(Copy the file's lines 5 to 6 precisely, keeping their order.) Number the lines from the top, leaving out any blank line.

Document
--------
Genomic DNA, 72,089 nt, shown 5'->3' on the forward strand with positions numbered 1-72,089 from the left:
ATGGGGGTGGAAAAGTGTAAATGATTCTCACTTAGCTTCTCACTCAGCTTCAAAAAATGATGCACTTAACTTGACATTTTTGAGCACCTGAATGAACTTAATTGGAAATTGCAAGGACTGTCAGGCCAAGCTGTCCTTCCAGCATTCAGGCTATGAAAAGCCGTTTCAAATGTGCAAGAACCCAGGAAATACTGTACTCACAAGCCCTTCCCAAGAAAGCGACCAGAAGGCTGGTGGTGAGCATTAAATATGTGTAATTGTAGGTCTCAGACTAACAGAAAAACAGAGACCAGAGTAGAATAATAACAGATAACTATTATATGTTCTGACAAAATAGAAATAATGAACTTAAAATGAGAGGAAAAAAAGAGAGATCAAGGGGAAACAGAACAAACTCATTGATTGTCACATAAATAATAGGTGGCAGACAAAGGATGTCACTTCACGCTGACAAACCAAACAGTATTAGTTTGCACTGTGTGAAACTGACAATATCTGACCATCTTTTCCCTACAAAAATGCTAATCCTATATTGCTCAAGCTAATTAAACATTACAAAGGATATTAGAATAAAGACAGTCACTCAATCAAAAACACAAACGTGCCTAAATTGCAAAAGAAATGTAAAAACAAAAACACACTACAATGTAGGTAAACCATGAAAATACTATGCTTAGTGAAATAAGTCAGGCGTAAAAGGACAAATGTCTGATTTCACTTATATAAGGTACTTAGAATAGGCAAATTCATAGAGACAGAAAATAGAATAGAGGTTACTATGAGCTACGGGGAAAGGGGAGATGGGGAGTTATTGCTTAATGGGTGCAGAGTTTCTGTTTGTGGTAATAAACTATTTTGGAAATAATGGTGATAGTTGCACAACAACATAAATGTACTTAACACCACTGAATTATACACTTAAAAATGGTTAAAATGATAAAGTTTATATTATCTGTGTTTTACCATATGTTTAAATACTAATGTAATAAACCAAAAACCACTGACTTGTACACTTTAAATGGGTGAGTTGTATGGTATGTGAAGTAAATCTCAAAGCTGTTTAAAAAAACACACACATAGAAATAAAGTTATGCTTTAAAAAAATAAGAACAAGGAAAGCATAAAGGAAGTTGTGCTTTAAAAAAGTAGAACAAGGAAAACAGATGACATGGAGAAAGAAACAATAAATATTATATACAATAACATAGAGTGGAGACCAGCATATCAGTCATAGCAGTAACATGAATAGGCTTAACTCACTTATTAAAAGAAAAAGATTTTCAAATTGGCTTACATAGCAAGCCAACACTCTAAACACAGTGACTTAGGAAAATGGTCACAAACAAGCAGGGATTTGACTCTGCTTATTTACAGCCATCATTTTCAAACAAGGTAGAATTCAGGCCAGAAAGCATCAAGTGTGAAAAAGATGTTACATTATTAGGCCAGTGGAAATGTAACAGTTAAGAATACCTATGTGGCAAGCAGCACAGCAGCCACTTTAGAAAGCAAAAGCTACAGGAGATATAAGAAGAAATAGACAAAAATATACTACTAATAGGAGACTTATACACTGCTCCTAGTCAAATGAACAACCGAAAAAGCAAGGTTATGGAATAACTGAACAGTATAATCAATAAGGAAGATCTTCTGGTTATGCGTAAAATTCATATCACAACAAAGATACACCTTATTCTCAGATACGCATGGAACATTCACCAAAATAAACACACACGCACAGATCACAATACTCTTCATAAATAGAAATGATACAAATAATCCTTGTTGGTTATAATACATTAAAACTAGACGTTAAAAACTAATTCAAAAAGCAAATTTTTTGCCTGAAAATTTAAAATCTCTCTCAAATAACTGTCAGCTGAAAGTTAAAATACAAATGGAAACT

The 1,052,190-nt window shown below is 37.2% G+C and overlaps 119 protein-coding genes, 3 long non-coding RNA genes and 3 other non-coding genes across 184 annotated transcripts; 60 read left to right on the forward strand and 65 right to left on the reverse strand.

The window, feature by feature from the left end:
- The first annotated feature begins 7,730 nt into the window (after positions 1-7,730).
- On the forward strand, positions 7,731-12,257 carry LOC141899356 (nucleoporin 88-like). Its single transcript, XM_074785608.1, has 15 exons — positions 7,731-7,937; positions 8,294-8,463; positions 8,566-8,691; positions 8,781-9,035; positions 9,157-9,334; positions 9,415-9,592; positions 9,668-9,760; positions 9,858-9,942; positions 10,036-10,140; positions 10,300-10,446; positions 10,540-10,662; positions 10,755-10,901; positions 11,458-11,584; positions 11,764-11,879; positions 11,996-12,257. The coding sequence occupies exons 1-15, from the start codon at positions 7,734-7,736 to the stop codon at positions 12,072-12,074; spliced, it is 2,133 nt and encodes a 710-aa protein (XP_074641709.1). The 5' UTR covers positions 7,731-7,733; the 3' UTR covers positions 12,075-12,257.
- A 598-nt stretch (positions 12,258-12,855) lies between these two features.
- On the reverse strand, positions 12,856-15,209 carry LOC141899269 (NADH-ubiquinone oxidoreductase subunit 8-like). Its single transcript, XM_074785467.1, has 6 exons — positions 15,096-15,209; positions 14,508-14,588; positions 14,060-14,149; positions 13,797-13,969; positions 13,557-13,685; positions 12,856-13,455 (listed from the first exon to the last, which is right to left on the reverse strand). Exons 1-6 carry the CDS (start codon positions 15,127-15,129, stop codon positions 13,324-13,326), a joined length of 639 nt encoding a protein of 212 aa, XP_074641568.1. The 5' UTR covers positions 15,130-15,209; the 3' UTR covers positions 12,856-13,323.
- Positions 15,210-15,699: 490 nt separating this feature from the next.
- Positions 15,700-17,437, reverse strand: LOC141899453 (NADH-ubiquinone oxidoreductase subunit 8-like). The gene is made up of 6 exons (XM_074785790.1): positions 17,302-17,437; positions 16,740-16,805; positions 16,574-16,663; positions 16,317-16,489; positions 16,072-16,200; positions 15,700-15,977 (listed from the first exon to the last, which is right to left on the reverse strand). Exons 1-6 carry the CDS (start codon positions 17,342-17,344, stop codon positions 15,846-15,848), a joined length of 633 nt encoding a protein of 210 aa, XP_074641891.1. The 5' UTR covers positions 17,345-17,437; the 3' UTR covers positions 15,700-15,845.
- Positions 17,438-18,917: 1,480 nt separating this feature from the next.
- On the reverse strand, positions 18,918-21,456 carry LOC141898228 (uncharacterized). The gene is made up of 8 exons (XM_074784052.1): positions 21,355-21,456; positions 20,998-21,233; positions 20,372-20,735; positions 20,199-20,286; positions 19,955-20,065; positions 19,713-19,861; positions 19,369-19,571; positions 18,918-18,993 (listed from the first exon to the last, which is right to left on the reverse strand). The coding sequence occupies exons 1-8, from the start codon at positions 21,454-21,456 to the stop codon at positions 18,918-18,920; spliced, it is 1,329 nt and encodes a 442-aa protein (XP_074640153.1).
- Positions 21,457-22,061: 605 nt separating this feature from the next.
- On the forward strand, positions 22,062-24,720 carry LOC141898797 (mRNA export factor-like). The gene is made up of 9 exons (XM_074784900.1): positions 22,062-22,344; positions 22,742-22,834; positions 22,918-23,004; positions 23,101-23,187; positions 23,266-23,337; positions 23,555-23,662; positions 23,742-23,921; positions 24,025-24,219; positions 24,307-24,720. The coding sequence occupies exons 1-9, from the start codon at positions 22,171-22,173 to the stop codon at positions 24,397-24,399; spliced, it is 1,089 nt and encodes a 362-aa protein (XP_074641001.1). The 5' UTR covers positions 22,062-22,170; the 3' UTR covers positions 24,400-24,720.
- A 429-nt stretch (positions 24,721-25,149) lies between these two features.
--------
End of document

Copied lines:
- The first annotated feature begins 7,730 nt into the window (after positions 1-7,730).
- On the forward strand, positions 7,731-12,257 carry LOC141899356 (nucleoporin 88-like). Its single transcript, XM_074785608.1, has 15 exons — positions 7,731-7,937; positions 8,294-8,463; positions 8,566-8,691; positions 8,781-9,035; positions 9,157-9,334; positions 9,415-9,592; positions 9,668-9,760; positions 9,858-9,942; positions 10,036-10,140; positions 10,300-10,446; positions 10,540-10,662; positions 10,755-10,901; positions 11,458-11,584; positions 11,764-11,879; positions 11,996-12,257. The coding sequence occupies exons 1-15, from the start codon at positions 7,734-7,736 to the stop codon at positions 12,072-12,074; spliced, it is 2,133 nt and encodes a 710-aa protein (XP_074641709.1). The 5' UTR covers positions 7,731-7,733; the 3' UTR covers positions 12,075-12,257.